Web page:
How to give good feedback in 4 easy steps
I once tried to explain to a colleague how a content management system worked.
Thanks to a combination of eagerness and caffeine, I talked at the person for too long without pausing to see if they were following along.
I later received feedback from my business mentor that I was too commanding of the conversation; my instructional demonstration I was giving had turned into a lecture.
My mentor encouraged me not to be disheartened, but to take this as an opportunity to adopt her constructive criticism and try again.
The second time around, I implemented her 20-80 principle – you speak 20 per cent of the time and let the other person speak for the remaining 80 per cent.
I learnt that if I’m teaching someone how to do something, it’s best to keep them involved by asking questions and being engaged.
Without my mentor’s feedback, I wouldn’t have learnt a skill I still use today.
Feedback – alongside mentors, parental figures, books and leaders – is one of the best teachers you’ll have.
I’ve worked in companies that value feedback to nurture and grow employees – and I’ve seen it benefit employee empowerment, willingness to try again and encouragement to pay their feedback forward.
Thanks to my mentor, here are four things I’ve learned about the art of giving – and receiving - meaningful feedback.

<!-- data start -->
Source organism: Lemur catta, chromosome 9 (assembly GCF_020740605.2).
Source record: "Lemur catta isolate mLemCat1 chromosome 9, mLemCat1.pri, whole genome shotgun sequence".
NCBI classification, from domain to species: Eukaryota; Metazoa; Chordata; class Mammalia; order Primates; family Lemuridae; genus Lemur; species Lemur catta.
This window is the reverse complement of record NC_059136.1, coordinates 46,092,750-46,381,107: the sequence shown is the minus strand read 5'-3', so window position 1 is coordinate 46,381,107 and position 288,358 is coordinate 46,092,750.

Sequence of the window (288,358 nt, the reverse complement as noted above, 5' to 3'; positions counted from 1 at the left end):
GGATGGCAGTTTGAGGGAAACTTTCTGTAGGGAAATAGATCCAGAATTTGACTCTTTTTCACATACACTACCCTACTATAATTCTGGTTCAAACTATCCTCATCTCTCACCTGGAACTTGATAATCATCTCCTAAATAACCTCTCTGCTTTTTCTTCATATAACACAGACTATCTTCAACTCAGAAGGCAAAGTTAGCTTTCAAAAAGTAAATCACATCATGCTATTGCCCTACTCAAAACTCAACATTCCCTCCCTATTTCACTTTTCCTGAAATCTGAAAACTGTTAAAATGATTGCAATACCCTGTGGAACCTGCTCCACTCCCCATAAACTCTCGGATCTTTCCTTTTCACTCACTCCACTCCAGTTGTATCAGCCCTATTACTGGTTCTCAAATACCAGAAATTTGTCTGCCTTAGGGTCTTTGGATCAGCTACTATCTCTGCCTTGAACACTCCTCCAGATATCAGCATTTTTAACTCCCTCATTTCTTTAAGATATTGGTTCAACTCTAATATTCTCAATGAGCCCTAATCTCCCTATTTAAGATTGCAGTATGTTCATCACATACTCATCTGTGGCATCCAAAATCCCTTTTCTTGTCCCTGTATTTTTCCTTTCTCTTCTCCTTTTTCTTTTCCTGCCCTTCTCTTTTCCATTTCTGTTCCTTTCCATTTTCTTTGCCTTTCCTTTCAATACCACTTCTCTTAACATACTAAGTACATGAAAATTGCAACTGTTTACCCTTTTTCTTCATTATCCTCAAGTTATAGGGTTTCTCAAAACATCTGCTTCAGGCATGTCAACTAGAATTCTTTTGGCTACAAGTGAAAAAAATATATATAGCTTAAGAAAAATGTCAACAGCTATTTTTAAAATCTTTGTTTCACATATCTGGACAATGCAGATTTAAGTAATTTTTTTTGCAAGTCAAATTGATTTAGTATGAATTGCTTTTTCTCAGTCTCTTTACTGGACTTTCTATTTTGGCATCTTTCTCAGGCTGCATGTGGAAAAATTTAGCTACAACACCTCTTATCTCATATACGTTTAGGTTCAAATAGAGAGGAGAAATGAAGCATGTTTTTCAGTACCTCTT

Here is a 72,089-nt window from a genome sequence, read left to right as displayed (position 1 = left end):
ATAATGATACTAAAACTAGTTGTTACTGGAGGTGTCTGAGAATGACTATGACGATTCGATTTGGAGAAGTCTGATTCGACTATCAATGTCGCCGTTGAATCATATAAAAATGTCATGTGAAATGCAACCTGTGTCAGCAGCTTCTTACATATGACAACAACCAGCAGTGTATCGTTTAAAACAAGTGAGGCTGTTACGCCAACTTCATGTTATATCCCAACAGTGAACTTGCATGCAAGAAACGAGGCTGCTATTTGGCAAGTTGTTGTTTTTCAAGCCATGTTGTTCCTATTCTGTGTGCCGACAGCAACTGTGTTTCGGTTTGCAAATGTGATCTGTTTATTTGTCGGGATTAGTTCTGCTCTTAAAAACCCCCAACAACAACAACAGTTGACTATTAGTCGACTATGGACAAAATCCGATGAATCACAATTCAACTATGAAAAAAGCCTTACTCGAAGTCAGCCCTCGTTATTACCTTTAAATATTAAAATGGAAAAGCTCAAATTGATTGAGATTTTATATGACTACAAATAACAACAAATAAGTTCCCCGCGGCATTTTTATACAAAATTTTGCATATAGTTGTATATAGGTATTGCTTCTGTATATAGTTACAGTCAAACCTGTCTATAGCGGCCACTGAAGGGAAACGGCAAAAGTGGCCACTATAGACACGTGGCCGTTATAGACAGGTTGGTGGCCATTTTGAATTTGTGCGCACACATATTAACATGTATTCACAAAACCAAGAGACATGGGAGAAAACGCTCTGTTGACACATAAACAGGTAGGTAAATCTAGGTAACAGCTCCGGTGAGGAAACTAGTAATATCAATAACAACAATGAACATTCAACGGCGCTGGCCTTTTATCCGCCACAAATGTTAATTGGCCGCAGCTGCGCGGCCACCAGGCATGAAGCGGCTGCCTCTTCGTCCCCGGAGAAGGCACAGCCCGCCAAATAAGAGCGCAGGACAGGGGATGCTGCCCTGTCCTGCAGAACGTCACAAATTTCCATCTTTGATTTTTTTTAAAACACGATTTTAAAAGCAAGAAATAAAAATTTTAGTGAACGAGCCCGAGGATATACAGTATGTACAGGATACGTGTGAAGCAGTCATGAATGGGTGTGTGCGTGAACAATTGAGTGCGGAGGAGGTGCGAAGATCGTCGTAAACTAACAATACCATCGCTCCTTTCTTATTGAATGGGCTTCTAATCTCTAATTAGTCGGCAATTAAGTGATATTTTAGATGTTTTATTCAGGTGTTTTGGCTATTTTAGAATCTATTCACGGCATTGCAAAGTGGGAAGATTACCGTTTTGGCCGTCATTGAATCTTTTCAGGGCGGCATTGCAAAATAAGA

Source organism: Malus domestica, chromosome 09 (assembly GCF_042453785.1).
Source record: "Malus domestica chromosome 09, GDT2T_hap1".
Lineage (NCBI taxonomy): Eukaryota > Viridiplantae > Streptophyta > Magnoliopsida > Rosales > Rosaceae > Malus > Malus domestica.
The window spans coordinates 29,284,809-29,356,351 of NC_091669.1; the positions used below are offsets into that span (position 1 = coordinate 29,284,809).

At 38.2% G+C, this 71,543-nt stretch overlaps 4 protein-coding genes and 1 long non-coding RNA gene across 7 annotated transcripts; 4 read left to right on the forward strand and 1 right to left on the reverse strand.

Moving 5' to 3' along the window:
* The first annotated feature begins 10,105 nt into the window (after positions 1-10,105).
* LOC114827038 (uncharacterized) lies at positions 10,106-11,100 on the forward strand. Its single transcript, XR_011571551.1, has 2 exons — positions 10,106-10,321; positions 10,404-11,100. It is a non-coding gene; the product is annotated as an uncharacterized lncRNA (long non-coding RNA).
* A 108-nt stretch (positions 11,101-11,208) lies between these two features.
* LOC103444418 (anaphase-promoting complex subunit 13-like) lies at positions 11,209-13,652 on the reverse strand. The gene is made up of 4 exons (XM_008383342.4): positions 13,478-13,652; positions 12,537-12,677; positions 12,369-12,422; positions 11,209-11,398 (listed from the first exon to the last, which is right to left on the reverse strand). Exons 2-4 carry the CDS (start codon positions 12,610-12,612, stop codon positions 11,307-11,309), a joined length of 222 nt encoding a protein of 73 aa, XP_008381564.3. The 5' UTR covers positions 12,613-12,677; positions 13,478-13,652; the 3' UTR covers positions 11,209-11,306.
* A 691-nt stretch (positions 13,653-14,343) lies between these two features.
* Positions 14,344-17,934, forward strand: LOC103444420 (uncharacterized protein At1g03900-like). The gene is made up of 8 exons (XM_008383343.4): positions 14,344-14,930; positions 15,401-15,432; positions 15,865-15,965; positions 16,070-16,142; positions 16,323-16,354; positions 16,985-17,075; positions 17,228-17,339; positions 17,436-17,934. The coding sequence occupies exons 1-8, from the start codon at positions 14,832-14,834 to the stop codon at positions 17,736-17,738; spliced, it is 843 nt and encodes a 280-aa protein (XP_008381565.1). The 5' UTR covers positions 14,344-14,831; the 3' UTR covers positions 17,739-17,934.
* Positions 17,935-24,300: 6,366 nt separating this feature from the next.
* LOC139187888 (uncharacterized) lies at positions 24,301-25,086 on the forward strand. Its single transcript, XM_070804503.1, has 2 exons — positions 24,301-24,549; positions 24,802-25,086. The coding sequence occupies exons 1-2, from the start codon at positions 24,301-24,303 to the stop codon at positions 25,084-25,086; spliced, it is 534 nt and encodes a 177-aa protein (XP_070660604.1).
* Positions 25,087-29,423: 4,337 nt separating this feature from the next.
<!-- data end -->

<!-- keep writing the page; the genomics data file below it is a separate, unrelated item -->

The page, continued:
1: Ask permission
Whether you’re giving positive or negative feedback, asking permission first means you’re giving the other person some control over the conversation. It can help prepare them for what you’re about to say.
2: Determine whether it’s positive or negative feedback
When giving positive feedback, I’ve found it best to keep comments general instead of too specific. If someone’s done something well they probably don’t need further guidance. For example, if someone’s just finished giving a speech, general feedback could be, “You projected your voice really well and it helped keep everyone engaged”.
Constructive feedback should be specific. This makes the area for improvement clear for the other person and gives them an opportunity to improve. For example: “I noticed you didn’t give people enough time to ask any questions before changing topics. More time lets people reflect on your question and helps them better understand what you’re communicating.”
3: Choose your attitude
Having the right attitude to feedback is so important that it cannot be overstated. If someone is giving you feedback, they’re trying to help you. It may be just as hard for them to give it as it may be for you to hear it, so be open minded.
4: Accept, learn, and improve
It’s what you do with the feedback that really matters. If you choose to accept it and know it’s not personal, you can grow professionally. And one day, you may be able to return the favour to someone else.